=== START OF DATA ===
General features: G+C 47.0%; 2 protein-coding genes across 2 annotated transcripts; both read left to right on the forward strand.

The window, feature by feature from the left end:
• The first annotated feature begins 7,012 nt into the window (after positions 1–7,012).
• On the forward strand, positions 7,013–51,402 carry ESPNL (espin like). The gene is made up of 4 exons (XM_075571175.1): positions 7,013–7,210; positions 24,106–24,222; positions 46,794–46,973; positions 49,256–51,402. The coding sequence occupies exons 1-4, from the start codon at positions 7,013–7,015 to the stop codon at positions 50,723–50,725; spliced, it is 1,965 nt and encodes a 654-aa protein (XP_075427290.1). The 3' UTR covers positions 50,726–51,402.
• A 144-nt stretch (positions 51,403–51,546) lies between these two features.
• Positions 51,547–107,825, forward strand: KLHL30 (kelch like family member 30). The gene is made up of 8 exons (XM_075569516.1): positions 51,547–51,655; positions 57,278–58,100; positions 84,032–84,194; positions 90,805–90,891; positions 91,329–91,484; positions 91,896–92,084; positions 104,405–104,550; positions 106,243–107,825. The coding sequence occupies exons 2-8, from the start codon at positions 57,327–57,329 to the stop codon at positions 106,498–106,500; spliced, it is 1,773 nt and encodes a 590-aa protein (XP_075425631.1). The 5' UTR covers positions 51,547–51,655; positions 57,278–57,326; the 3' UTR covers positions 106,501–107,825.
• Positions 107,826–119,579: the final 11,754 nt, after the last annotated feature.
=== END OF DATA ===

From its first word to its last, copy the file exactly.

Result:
General features: G+C 47.0%; 2 protein-coding genes across 2 annotated transcripts; both read left to right on the forward strand.

The window, feature by feature from the left end:
• The first annotated feature begins 7,012 nt into the window (after positions 1–7,012).
• On the forward strand, positions 7,013–51,402 carry ESPNL (espin like). The gene is made up of 4 exons (XM_075571175.1): positions 7,013–7,210; positions 24,106–24,222; positions 46,794–46,973; positions 49,256–51,402. The coding sequence occupies exons 1-4, from the start codon at positions 7,013–7,015 to the stop codon at positions 50,723–50,725; spliced, it is 1,965 nt and encodes a 654-aa protein (XP_075427290.1). The 3' UTR covers positions 50,726–51,402.
• A 144-nt stretch (positions 51,403–51,546) lies between these two features.
• Positions 51,547–107,825, forward strand: KLHL30 (kelch like family member 30). The gene is made up of 8 exons (XM_075569516.1): positions 51,547–51,655; positions 57,278–58,100; positions 84,032–84,194; positions 90,805–90,891; positions 91,329–91,484; positions 91,896–92,084; positions 104,405–104,550; positions 106,243–107,825. The coding sequence occupies exons 2-8, from the start codon at positions 57,327–57,329 to the stop codon at positions 106,498–106,500; spliced, it is 1,773 nt and encodes a 590-aa protein (XP_075425631.1). The 5' UTR covers positions 51,547–51,655; positions 57,278–57,326; the 3' UTR covers positions 106,501–107,825.
• Positions 107,826–119,579: the final 11,754 nt, after the last annotated feature.